Florence, Palazzo Vecchio finishes restoration of Juno's Terrace, which returns to house Verrocchio's Putto

In Florence, the restoration of the Terrazzo di Giunone in the Quartiere degli Elementi in Palazzo Vecchio, made possible thanks to the Friends of Florence association, has been completed: the environment thus returns to house the Putto by Andrea del Verrocchio (Florence, 1435 - Venice, 1488), which also underwent a thorough restoration last year, and has just returned from the Palazzo Strozzi and Washington exhibitions. The restoration of the Terrazzo di Giunone cost about 60 thousand euros: the room is part of the “new rooms” that Grand Duke Cosimo I de’ Medici had built in the aftermath of his move from the family residence to Palazzo Vecchio, the building that had housed the city’s municipal and republican government for more than two centuries.

The Terrazzo di Giunone is located in the southeastern wing of the palace’s piano nobile, and is part, as mentioned, of the Quartiere degli Elementi, intended to accommodate the court’s guests and built under the direction of Giovanni Battista del Tasso (Florence, c. 1500 - 1555) between 1551 and 1555, but soon afterwards modified by Giorgio Vasari (Arezzo, 1511 - Florence, 1574), the main architect of the transformation of the ancient Palazzo dei Priori or della Signoria into a sumptuous ducal palace. Vasari and his collaborators are responsible for the precious painted wooden boxes, stuccoes and frescoes decorating the rooms of the Quartiere with stories of the first lineage of mythological gods. The Juno Terrace, brought to completion in 1557, today looks like a modestly sized room, but originally, as the name of the room itself reminds us, it was a columned loggia overlooking the city, and was designed to accommodate a fountain in the center, and on the inner side an ancient statue of the goddess Juno. The fountain was never to be built, but the fresco in the center of the lower register of the inner wall, depicting a mock niche with a winged putto in gilded bronze pouring water from a vase, in the middle of a circular basin, with one foot above the head of a dolphin, remains to commemorate the design.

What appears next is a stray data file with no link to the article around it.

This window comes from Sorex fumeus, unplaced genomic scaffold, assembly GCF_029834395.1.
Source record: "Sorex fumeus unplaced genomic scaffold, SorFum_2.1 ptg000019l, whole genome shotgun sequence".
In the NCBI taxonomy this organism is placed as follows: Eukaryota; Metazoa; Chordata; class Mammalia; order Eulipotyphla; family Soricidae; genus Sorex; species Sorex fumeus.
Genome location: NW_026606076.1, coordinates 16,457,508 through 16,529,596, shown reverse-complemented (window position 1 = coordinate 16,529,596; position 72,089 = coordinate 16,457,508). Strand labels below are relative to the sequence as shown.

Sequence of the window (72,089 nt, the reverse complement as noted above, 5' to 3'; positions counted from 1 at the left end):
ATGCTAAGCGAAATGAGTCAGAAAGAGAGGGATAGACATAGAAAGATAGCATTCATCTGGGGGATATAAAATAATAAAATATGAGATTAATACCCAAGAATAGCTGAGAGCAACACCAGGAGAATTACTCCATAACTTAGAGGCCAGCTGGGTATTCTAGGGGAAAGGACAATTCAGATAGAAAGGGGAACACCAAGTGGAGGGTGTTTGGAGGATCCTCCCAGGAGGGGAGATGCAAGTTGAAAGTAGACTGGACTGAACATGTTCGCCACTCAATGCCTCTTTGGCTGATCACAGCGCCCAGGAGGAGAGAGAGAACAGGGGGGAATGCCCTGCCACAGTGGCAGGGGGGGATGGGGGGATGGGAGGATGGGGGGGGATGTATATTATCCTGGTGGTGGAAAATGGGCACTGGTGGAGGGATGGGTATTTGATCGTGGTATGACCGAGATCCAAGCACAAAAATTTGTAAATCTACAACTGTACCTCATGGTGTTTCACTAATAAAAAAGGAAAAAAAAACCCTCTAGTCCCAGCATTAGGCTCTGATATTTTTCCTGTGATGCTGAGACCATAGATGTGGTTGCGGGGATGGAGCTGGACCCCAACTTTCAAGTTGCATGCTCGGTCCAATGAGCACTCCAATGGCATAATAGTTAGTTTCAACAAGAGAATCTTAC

The terrace was transformed into an enclosed room as a result of later additions to the side of the palace facing Via dei Leoni. Verrocchio’s Putto with Dolphin, a work from about 1470-1475, entered here in the 20th century: it was commissioned by Lorenzo the Magnificent for a fountain in the Medici villa at Careggi. It remained in Michelozzo’s courtyard in the Palazzo Vecchio until it was decided between 1957 and 1959 to move it inside the museum for conservation reasons and replace it on site with a bronze copy by the foundryman and restorer Bruno Bearzi. Its present location evokes the unfinished design of the fountain that Giorgio Vasari was to have made in the center of the Terrazzo di Giunone and places it in dialogue with the similar gilded bronze putto that, in view of that work, had been painted as a “model” on the loggia’s interior wall.